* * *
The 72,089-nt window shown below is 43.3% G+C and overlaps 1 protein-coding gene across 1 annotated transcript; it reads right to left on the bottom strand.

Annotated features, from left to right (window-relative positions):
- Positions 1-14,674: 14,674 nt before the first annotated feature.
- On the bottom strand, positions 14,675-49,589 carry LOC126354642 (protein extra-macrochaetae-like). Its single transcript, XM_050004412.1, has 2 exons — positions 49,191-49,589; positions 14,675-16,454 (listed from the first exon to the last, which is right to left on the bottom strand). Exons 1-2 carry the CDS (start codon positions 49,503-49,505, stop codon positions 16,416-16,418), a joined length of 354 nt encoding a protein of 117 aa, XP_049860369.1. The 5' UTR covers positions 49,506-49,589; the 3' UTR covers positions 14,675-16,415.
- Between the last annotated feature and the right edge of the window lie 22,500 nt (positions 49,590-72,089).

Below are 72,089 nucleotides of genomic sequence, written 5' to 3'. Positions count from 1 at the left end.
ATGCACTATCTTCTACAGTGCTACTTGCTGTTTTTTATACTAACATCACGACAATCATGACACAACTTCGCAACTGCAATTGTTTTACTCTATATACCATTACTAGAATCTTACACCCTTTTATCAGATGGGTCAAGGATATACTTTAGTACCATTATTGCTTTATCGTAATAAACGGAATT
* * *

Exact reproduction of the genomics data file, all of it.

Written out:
The 72,089-nt window shown below is 43.3% G+C and overlaps 1 protein-coding gene across 1 annotated transcript; it reads right to left on the bottom strand.

Annotated features, from left to right (window-relative positions):
- Positions 1-14,674: 14,674 nt before the first annotated feature.
- On the bottom strand, positions 14,675-49,589 carry LOC126354642 (protein extra-macrochaetae-like). Its single transcript, XM_050004412.1, has 2 exons — positions 49,191-49,589; positions 14,675-16,454 (listed from the first exon to the last, which is right to left on the bottom strand). Exons 1-2 carry the CDS (start codon positions 49,503-49,505, stop codon positions 16,416-16,418), a joined length of 354 nt encoding a protein of 117 aa, XP_049860369.1. The 5' UTR covers positions 49,506-49,589; the 3' UTR covers positions 14,675-16,415.
- Between the last annotated feature and the right edge of the window lie 22,500 nt (positions 49,590-72,089).

Below are 72,089 nucleotides of genomic sequence, written 5' to 3'. Positions count from 1 at the left end.
ATGCACTATCTTCTACAGTGCTACTTGCTGTTTTTTATACTAACATCACGACAATCATGACACAACTTCGCAACTGCAATTGTTTTACTCTATATACCATTACTAGAATCTTACACCCTTTTATCAGATGGGTCAAGGATATACTTTAGTACCATTATTGCTTTATCGTAATAAACGGAATT